And I'm back! I've been working on some assorted things since last fall. In the meantime, I've rethought the purpose of this blog a little. I'm going to use it more for off-the-cuff writing than for long-form professional stuff.
To start with, a thing I wrote for the Talking Time Writing Circle. Basically, all the participants suggest a story element, and each one writes a story based on all of those elements. So without further ado, a story about a dead mouse!
It had to be the one time he turned to talk radio. Luc hit the wrong button and didn't realize he was on AM until it was too late. It took three seconds of Sean Hannity's ranting for Luc to reach for the tuner, which distracted him enough for him to run his car too close to the curb and flatten his tire. It was my own fault, Luc thought. I'm the one who always keeps the volume high so I can blast some metal during the commute.
He dragged his car into the nearest parking lot, which belonged to a small cemetery, next to a Baptist church. Many of the tombstones still had their luster, and the rising sun gave them a pale orange glow. There were also people here, which was a great relief. One of them could call a tow truck if he needed one, and maybe help him change the flat.
Luc could only look for a second. He checked the trunk to find a rank, necrotic stench reach in and assault his nostrils. An old shoe sat next to the spare tire, an Adidas that had been peeling apart for ages. That had to be it. He took the tire iron and used it to lift the shoe out. He stench made him gag, and he dropped the iron and the shoe so he could back away. Once he was out of range, he gagged again just from the memory of it, and he was sure he would vomit. Whose shoe was it, anyway? It didn't look like any of his. He preferred work boots, for their sturdiness. Maybe it was Jerry. Luc did use the car to help him move. It was Jerry. Jerry's apartment had so much mold, Luc had begun to name it. But what could cause it to smell so horrible?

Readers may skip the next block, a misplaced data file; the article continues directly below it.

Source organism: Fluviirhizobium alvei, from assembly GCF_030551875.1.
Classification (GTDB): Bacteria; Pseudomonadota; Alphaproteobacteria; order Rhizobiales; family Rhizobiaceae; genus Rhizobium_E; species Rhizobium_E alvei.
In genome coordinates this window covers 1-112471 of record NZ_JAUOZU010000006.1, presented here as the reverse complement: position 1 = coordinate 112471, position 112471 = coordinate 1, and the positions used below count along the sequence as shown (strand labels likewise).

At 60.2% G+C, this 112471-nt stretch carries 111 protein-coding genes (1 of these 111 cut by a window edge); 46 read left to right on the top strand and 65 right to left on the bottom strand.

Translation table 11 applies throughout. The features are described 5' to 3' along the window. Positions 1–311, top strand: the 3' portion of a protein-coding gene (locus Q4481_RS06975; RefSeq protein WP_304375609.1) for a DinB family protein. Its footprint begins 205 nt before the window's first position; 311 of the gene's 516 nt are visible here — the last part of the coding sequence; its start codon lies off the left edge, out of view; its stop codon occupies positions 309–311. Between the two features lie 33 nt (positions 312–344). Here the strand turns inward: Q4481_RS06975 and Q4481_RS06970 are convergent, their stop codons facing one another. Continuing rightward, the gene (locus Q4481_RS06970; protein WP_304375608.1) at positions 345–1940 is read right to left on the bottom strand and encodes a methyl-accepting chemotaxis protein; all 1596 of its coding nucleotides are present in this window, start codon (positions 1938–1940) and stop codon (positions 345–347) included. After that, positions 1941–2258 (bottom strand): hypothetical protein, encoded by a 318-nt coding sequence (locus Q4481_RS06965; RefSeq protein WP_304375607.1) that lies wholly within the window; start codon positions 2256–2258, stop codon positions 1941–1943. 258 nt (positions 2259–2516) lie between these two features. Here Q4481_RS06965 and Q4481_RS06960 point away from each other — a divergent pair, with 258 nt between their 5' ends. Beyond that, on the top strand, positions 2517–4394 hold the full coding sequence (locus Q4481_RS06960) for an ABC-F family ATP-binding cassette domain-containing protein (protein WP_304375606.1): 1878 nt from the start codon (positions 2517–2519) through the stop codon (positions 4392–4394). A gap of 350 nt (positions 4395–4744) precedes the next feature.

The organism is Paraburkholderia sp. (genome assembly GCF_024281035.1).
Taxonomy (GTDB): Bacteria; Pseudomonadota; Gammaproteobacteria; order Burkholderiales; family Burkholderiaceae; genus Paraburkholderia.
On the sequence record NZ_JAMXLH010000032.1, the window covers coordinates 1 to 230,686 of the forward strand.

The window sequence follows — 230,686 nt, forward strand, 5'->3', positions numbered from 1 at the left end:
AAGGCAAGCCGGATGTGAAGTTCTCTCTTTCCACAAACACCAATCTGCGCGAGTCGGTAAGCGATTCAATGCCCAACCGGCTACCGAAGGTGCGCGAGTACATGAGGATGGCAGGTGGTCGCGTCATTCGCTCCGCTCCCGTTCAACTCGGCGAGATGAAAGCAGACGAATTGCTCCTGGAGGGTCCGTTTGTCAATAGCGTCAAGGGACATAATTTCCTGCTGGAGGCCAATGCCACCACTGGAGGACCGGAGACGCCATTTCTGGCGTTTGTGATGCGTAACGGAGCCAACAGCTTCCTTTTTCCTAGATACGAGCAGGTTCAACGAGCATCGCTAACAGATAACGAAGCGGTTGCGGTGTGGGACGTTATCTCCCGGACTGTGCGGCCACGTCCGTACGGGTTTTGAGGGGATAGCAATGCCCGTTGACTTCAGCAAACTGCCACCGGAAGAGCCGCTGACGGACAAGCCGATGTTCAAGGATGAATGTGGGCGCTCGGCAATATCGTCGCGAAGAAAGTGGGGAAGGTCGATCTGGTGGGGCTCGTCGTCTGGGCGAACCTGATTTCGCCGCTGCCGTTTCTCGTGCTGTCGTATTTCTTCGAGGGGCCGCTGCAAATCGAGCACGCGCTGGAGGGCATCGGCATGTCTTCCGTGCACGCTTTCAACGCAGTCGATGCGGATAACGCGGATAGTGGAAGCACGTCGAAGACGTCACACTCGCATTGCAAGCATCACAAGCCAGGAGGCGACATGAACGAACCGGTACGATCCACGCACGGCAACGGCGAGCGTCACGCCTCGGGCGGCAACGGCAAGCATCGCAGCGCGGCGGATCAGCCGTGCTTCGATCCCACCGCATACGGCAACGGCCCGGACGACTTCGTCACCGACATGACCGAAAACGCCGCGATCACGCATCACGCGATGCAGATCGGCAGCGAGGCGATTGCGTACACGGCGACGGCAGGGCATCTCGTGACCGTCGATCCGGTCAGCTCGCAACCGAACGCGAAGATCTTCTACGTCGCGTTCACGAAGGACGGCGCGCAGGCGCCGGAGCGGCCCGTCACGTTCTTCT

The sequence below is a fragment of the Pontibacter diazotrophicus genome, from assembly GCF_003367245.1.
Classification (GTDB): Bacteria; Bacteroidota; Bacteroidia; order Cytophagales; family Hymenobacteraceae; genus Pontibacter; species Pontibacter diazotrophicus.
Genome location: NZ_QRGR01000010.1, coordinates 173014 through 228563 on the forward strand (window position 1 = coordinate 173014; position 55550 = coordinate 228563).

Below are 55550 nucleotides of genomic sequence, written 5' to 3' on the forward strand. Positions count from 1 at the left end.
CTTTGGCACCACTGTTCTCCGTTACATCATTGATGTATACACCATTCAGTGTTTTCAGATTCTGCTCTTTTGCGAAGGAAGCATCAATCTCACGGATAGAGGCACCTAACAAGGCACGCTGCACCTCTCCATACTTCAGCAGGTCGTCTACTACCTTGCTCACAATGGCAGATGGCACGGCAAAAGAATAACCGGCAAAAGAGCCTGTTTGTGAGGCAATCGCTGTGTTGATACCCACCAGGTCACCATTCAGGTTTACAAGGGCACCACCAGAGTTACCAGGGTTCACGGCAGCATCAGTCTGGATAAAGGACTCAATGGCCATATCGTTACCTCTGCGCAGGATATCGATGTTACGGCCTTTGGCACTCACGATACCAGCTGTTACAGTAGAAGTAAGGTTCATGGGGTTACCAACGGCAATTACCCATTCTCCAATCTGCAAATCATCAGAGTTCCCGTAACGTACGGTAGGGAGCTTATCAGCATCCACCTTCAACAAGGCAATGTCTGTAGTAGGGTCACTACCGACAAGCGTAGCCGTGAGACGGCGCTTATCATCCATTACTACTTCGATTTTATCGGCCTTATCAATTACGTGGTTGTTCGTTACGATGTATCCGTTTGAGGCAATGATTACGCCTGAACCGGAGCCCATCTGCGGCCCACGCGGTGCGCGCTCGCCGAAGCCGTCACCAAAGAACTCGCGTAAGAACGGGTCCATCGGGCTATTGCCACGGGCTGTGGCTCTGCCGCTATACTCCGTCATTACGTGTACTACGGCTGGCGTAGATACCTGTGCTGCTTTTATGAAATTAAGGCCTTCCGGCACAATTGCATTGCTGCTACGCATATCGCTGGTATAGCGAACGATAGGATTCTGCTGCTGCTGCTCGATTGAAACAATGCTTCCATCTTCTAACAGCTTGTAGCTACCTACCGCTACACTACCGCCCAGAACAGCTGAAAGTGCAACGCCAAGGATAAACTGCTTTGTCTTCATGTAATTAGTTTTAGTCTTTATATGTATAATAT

"You doin' all right, stranger?"
Luc took a deep breath and looked up. A man in sunglasses was approaching. Luc coughed. "I'm fine. Just found something in my trunk."
"Yeah, that's quite a something."
Luc followed the man's gaze downward. A dead, half-rotted mouse lay next to the shoe. Luc couldn't look for long. Even the sight of it forced the thought of that stench into the back of his head. Dammit, Jerry, this is all your fault. He tried instead to focus on something more positive. He found himself regarding the man's sunglasses. Now that he saw them close-up, he loved them. They were amazing, like something out of a retro cop show, reflecting the dawn sunlight like a clear lake, and being as sleek and seamless as any smartphone. They were, as Jerry would say, outrageously cool.
The man pulled a handkerchief out of his pocket, and pinched the mouse's tail through it.
Luc gagged again. "S--sorry to bother you during your funeral."
"Funeral?" The man stood up with the mouse hanging from his fingers. "This isn't a funeral. We're just having ourselves a little party."
Luc wasn't sure he'd heard it right. "What kind of-- a party? Really?"
The man grinned. "I love seeing people's reactions. See, my friends and I are the Smith Paranormal Society. We go ghost hunting, UFO sighting, urban legend collecting. And that girl there, Mabel, today's her birthday, and we like to celebrate in a graveyard, so the dead can be part of the fun."
"Okay." Luc was puzzled to hear this from someone who looked so country-fried. "Sorry to bother you during your birthday party, then. What do we do with the mouse?"
"What else? We're in a graveyard, all of us are here. Let's have us a funeral!"
He turned and strolled back toward his friends, and Luc followed.